Fortunately, there are no laws prohibiting foreigners from opening their own local bank account here in the Czech Republic. ever since the country opened up and even became a member of the EU, they've allowed visitors and expats alike to enjoy certain privileges. This includes setting up their own accounts in local banks. Most Czech banks welcome foreign clients and would be happy to help them manage their finances here. Furthermore, a good number of well-known international banks also operate in the country. They actually specifically cater to people who move from one country to another.
Of course, to jumpstart the process of setting up a local Czech bank account you'll need to show a couple of documents. Though they're not as complicated as those in other countries. Essentially, you need to show two valid identification documents in order to set up your account. They can be your passport, driver's license, and more. To open a student account, you'll also need to show your Czech visa or certificate to study in the country. Other than that, you'll be required to bring an initial deposit to activate your local account. The needed amount varies from bank to bank, though they're mostly from 200.00 Kč to 2,000.00 Kč
As already mentioned, online banking is slowly coming the new normal when it comes to handling finances. And it's the same here in the Czech Republic as it is in other countries. In fact, many local banks here allow you to set up your account online. All you have to do is fill up their forms on their websites and wait to be set up an appointment in the actual branch to complete the process. It's also through the same website where you can probably transfer money or pay your bills without having to go to the bank yourself.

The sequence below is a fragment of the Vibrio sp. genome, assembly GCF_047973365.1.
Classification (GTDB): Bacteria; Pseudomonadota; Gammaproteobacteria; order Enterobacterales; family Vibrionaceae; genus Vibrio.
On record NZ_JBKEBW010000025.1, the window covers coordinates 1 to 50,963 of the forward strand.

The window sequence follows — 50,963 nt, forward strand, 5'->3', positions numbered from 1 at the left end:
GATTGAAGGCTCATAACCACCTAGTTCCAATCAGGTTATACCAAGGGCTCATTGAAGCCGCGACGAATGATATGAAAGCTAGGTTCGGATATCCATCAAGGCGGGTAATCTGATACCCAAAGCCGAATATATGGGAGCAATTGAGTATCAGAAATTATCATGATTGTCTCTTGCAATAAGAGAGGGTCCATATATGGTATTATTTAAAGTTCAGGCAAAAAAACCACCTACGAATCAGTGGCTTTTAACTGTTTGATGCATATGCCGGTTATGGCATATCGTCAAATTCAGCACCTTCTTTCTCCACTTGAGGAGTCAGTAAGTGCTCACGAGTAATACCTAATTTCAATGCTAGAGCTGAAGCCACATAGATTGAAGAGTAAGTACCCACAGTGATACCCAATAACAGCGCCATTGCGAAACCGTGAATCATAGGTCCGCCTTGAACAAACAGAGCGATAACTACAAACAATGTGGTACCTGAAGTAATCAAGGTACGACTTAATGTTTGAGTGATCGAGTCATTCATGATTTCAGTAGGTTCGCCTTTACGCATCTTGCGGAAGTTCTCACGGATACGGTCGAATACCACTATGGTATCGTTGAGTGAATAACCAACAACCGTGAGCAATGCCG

You also ought to know that banking in the Czech Republic incurs a lot of fees. Local banks impose them to ensure that they also get to benefit from doing business with you. Specifically, they include a monthly fee for a Czech bank account (around 30.00 to 50.00 Kč), withdrawing from an ATM (usually 6.00 Kč), and an annual fee for a debit card (mostly 150.00 to 200.00 Kč a year). While they don't often cost as much, you should still be wary of them so that they won't take a huge toll on your account.
There are many things to consider when choosing a bank in the Czech Republic. Each one id different and has its own pros and cons as they relate to your specific situation. But for the most part, there are three qualifications you should take into account. One is the bank's online platform. A good choice for a bank is one where you can make transactions online. The second is its scope. Does it have many branches throughout the country? Does it have one new you? If so, it's a good bank to go for. And finally, know how many and how much the bank's fees are.
In terms of which banks you should set up an account with, there are loads that are suitable. International banks like HSBC and Unicredit Bank are good choices, especially since they mostly fit the aforementioned qualifications. As for the local ones, Equa Bank has a strong online platform. You'd be able to do your banking with them whenever and wherever you are in the country. Česká spořitelna, on the other hand, has a department that caters specifically to expats in the Czech Republic. They're more than prepared to help people like you manage your finances with them.
Never underestimate the need for a local bank account, especially if you're moving to a country like the Czech Republic. You won't be able to manage your money here properly without one. Fortunately, a lot of banks here know how to cater to expats specifically!
Without a bank account, you won't be able to save up and move to a luxurious Czech home for your new life here. You wouldn't want that, would you?